A report published Friday in the Russian military’s official newspaper, Krasnaya Zvezda, showed that Moscow had to send fighter jets on five different occasions to prevent the spying jets from entering the country’s airspace.
None of the flights trespassed into Russian territories, the report added.
The United States and the NATO military alliance are known to have regularly flown aircraft equipped with strong radars and equipment to snoop on Russian military communications.
In January the Russian Defense Ministry announced that it had sent a Su-27 jet to intercept a US Navy EP-3 Aries surveillance plane in near Russian territories over the Black Sea.
Russia carried out another interception in May, sending a Su-27 jet within 20 feet of a US Navy P-8 Poseidon spy plane flying off Russian coast.
The Pentagon slammed the interception as “unsafe,” but Moscow replied that they took “all necessary precautions” to avoid a hazardous situation.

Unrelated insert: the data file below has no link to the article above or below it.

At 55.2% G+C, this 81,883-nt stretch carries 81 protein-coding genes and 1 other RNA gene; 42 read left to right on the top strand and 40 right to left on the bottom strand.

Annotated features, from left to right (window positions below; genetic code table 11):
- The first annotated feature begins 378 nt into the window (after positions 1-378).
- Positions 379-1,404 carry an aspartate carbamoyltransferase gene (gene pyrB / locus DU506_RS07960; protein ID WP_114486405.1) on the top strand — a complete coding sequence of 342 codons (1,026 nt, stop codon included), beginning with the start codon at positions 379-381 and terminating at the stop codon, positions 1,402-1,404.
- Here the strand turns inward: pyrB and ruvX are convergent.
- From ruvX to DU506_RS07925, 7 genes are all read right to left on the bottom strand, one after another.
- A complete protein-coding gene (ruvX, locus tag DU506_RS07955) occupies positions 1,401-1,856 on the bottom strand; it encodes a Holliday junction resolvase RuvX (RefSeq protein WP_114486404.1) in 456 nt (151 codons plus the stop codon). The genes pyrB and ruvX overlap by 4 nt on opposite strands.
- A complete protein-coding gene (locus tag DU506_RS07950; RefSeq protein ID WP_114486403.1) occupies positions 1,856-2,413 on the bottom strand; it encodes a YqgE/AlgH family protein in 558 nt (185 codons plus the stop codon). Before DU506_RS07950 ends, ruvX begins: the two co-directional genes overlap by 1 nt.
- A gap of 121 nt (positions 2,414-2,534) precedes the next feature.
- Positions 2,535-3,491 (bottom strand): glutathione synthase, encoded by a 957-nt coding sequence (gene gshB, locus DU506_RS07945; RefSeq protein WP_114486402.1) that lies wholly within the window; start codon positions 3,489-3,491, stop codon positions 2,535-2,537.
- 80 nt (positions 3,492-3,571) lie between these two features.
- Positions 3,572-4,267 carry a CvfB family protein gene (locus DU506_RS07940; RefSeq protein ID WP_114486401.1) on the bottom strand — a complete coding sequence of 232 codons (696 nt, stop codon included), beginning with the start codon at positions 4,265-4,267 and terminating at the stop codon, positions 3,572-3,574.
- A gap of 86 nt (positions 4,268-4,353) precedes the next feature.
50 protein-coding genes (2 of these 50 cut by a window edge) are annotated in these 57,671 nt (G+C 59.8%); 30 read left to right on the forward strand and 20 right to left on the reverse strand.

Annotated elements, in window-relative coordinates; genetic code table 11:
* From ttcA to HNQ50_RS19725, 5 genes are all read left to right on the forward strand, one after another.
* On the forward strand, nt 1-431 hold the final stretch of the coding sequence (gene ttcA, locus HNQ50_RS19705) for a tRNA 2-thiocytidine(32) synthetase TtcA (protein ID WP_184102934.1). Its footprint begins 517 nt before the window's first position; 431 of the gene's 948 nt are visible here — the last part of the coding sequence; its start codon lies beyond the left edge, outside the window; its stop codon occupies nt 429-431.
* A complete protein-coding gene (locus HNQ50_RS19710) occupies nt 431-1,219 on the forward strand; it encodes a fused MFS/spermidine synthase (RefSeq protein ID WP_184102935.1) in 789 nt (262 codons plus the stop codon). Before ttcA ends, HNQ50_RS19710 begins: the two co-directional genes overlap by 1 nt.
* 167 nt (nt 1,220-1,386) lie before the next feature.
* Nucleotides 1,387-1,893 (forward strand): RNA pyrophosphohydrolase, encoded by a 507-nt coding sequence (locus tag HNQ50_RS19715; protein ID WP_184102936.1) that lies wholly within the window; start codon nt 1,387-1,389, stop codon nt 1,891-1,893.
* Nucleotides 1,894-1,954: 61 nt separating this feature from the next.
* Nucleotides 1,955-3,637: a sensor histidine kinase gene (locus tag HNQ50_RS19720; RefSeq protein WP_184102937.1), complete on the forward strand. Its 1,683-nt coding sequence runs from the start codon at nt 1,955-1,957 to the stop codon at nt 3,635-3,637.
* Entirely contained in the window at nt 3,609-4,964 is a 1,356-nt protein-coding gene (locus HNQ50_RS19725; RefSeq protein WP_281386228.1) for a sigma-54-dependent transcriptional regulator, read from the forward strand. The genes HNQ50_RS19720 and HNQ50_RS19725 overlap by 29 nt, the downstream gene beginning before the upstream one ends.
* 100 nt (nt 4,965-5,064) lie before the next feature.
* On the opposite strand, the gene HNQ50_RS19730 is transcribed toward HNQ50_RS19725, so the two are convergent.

NATO has been increasing its presence on Russia’s borders over the past years, amassing weapons and equipment in the Baltic region.
The alliance’s expansion has intensified tensions between the two sides, resulting in numerous instances of military standoffs.
NATO aircraft often fly close to Russia’s borders as part of the so-called aerial policing missions, which the alliance says are designed to defend ill-equipped Baltic States – Lithuania, Estonia and Latvia – against the “Russian aggression.”